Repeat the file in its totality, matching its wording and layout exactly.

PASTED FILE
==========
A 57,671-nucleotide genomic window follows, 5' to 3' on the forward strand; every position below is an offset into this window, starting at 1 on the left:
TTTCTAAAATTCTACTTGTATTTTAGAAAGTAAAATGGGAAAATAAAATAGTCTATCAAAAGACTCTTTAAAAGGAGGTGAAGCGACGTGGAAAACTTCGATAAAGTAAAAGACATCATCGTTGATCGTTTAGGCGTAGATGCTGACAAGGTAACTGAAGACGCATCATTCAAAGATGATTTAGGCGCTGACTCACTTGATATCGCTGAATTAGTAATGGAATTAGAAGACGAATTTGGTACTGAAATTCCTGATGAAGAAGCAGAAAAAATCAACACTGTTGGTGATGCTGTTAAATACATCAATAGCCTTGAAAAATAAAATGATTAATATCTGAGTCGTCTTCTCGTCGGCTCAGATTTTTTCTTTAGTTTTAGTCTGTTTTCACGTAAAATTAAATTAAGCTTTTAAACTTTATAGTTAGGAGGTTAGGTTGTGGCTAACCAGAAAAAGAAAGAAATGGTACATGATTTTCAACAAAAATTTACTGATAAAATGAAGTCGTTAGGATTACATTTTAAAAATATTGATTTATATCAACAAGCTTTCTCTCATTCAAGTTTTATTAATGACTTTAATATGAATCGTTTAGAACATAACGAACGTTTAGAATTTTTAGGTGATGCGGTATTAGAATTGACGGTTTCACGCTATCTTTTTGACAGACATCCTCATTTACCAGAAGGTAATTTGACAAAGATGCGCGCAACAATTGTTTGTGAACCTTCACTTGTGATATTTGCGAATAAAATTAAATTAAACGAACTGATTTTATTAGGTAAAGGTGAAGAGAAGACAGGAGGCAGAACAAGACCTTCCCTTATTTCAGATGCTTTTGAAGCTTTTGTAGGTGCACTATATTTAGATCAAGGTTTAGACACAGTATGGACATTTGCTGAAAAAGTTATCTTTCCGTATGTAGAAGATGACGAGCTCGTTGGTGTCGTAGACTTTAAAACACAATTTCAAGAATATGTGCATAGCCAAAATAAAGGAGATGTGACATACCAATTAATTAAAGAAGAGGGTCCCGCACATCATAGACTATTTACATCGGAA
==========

A 57,671-nucleotide genomic window follows, 5' to 3' on the forward strand; every position below is an offset into this window, starting at 1 on the left:
TTTCTAAAATTCTACTTGTATTTTAGAAAGTAAAATGGGAAAATAAAATAGTCTATCAAAAGACTCTTTAAAAGGAGGTGAAGCGACGTGGAAAACTTCGATAAAGTAAAAGACATCATCGTTGATCGTTTAGGCGTAGATGCTGACAAGGTAACTGAAGACGCATCATTCAAAGATGATTTAGGCGCTGACTCACTTGATATCGCTGAATTAGTAATGGAATTAGAAGACGAATTTGGTACTGAAATTCCTGATGAAGAAGCAGAAAAAATCAACACTGTTGGTGATGCTGTTAAATACATCAATAGCCTTGAAAAATAAAATGATTAATATCTGAGTCGTCTTCTCGTCGGCTCAGATTTTTTCTTTAGTTTTAGTCTGTTTTCACGTAAAATTAAATTAAGCTTTTAAACTTTATAGTTAGGAGGTTAGGTTGTGGCTAACCAGAAAAAGAAAGAAATGGTACATGATTTTCAACAAAAATTTACTGATAAAATGAAGTCGTTAGGATTACATTTTAAAAATATTGATTTATATCAACAAGCTTTCTCTCATTCAAGTTTTATTAATGACTTTAATATGAATCGTTTAGAACATAACGAACGTTTAGAATTTTTAGGTGATGCGGTATTAGAATTGACGGTTTCACGCTATCTTTTTGACAGACATCCTCATTTACCAGAAGGTAATTTGACAAAGATGCGCGCAACAATTGTTTGTGAACCTTCACTTGTGATATTTGCGAATAAAATTAAATTAAACGAACTGATTTTATTAGGTAAAGGTGAAGAGAAGACAGGAGGCAGAACAAGACCTTCCCTTATTTCAGATGCTTTTGAAGCTTTTGTAGGTGCACTATATTTAGATCAAGGTTTAGACACAGTATGGACATTTGCTGAAAAAGTTATCTTTCCGTATGTAGAAGATGACGAGCTCGTTGGTGTCGTAGACTTTAAAACACAATTTCAAGAATATGTGCATAGCCAAAATAAAGGAGATGTGACATACCAATTAATTAAAGAAGAGGGTCCCGCACATCATAGACTATTTACATCGGAA